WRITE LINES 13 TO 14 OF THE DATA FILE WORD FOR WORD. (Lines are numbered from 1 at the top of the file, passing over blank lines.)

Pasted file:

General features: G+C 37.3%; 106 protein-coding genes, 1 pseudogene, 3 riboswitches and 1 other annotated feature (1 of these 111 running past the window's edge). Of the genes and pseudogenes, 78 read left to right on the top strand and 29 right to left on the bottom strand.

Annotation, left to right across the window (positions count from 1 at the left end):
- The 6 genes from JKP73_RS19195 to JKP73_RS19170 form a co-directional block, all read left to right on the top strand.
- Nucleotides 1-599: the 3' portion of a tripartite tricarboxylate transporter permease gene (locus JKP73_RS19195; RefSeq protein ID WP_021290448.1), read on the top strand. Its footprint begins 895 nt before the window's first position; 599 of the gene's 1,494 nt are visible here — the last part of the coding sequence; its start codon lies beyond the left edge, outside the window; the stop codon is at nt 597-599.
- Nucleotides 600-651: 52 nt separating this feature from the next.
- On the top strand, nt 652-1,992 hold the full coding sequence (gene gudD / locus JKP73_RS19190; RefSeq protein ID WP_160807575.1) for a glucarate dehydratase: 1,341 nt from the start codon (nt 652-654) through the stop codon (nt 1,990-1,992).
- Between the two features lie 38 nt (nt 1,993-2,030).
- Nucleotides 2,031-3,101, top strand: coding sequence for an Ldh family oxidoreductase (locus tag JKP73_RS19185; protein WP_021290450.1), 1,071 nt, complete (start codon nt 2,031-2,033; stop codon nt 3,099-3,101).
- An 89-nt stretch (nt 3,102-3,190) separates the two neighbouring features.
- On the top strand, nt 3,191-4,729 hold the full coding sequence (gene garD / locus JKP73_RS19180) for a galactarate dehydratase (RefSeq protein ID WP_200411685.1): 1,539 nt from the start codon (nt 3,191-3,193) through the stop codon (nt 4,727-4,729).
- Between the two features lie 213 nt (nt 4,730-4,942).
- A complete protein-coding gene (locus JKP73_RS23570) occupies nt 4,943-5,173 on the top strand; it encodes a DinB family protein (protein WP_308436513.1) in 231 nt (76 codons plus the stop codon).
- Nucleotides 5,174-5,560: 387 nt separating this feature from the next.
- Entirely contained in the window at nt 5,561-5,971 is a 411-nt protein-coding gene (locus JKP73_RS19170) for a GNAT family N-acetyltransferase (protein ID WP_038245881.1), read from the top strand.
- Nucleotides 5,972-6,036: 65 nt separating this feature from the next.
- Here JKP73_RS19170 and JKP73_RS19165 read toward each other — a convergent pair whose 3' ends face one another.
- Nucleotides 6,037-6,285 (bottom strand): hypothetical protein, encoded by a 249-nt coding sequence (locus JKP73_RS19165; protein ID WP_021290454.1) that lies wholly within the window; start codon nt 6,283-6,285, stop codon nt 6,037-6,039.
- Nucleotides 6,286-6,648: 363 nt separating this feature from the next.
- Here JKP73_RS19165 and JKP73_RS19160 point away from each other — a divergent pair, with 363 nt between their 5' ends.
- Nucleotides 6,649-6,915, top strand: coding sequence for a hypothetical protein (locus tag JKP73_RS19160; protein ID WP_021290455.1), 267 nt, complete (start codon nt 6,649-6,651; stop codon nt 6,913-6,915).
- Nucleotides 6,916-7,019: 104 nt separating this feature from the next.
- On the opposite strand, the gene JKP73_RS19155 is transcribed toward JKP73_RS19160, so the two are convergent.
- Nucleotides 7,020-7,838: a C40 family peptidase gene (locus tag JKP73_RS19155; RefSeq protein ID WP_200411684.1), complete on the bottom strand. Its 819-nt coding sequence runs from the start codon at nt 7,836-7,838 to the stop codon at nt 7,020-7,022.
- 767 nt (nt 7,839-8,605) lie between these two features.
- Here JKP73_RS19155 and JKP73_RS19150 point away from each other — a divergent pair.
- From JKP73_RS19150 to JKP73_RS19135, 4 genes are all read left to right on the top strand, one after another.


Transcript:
- Nucleotides 5,174-5,560: 387 nt separating this feature from the next.
- Entirely contained in the window at nt 5,561-5,971 is a 411-nt protein-coding gene (locus JKP73_RS19170) for a GNAT family N-acetyltransferase (protein ID WP_038245881.1), read from the top strand.